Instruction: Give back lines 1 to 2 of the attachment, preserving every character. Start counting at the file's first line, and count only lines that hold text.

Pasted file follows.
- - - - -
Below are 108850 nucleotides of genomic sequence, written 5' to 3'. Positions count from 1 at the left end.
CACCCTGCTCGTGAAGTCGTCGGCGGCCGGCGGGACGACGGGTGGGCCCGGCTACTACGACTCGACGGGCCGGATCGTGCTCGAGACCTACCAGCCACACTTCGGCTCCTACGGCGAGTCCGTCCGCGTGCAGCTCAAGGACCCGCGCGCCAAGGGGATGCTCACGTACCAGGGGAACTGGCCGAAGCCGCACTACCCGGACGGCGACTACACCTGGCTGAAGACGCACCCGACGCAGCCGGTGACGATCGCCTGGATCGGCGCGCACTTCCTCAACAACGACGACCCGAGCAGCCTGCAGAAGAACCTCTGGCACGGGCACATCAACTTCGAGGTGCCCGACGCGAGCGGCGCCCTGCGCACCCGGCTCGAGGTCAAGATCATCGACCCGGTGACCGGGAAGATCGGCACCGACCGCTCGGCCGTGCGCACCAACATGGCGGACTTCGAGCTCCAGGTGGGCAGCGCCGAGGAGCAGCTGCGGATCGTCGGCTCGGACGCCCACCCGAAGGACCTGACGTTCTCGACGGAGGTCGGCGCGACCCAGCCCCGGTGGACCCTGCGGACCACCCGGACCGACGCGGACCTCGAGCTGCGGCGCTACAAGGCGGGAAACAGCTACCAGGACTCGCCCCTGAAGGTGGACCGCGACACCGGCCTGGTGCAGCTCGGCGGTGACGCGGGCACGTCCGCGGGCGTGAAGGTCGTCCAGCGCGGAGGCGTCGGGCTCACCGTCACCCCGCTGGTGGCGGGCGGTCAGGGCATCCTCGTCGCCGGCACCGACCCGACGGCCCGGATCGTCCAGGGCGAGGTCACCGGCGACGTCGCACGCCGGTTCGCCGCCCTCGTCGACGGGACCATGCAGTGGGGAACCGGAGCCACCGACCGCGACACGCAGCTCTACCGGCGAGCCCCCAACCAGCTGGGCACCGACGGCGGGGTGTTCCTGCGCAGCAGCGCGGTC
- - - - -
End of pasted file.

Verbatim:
Below are 108850 nucleotides of genomic sequence, written 5' to 3'. Positions count from 1 at the left end.
CACCCTGCTCGTGAAGTCGTCGGCGGCCGGCGGGACGACGGGTGGGCCCGGCTACTACGACTCGACGGGCCGGATCGTGCTCGAGACCTACCAGCCACACTTCGGCTCCTACGGCGAGTCCGTCCGCGTGCAGCTCAAGGACCCGCGCGCCAAGGGGATGCTCACGTACCAGGGGAACTGGCCGAAGCCGCACTACCCGGACGGCGACTACACCTGGCTGAAGACGCACCCGACGCAGCCGGTGACGATCGCCTGGATCGGCGCGCACTTCCTCAACAACGACGACCCGAGCAGCCTGCAGAAGAACCTCTGGCACGGGCACATCAACTTCGAGGTGCCCGACGCGAGCGGCGCCCTGCGCACCCGGCTCGAGGTCAAGATCATCGACCCGGTGACCGGGAAGATCGGCACCGACCGCTCGGCCGTGCGCACCAACATGGCGGACTTCGAGCTCCAGGTGGGCAGCGCCGAGGAGCAGCTGCGGATCGTCGGCTCGGACGCCCACCCGAAGGACCTGACGTTCTCGACGGAGGTCGGCGCGACCCAGCCCCGGTGGACCCTGCGGACCACCCGGACCGACGCGGACCTCGAGCTGCGGCGCTACAAGGCGGGAAACAGCTACCAGGACTCGCCCCTGAAGGTGGACCGCGACACCGGCCTGGTGCAGCTCGGCGGTGACGCGGGCACGTCCGCGGGCGTGAAGGTCGTCCAGCGCGGAGGCGTCGGGCTCACCGTCACCCCGCTGGTGGCGGGCGGTCAGGGCATCCTCGTCGCCGGCACCGACCCGACGGCCCGGATCGTCCAGGGCGAGGTCACCGGCGACGTCGCACGCCGGTTCGCCGCCCTCGTCGACGGGACCATGCAGTGGGGAACCGGAGCCACCGACCGCGACACGCAGCTCTACCGGCGAGCCCCCAACCAGCTGGGCACCGACGGCGGGGTGTTCCTGCGCAGCAGCGCGGTC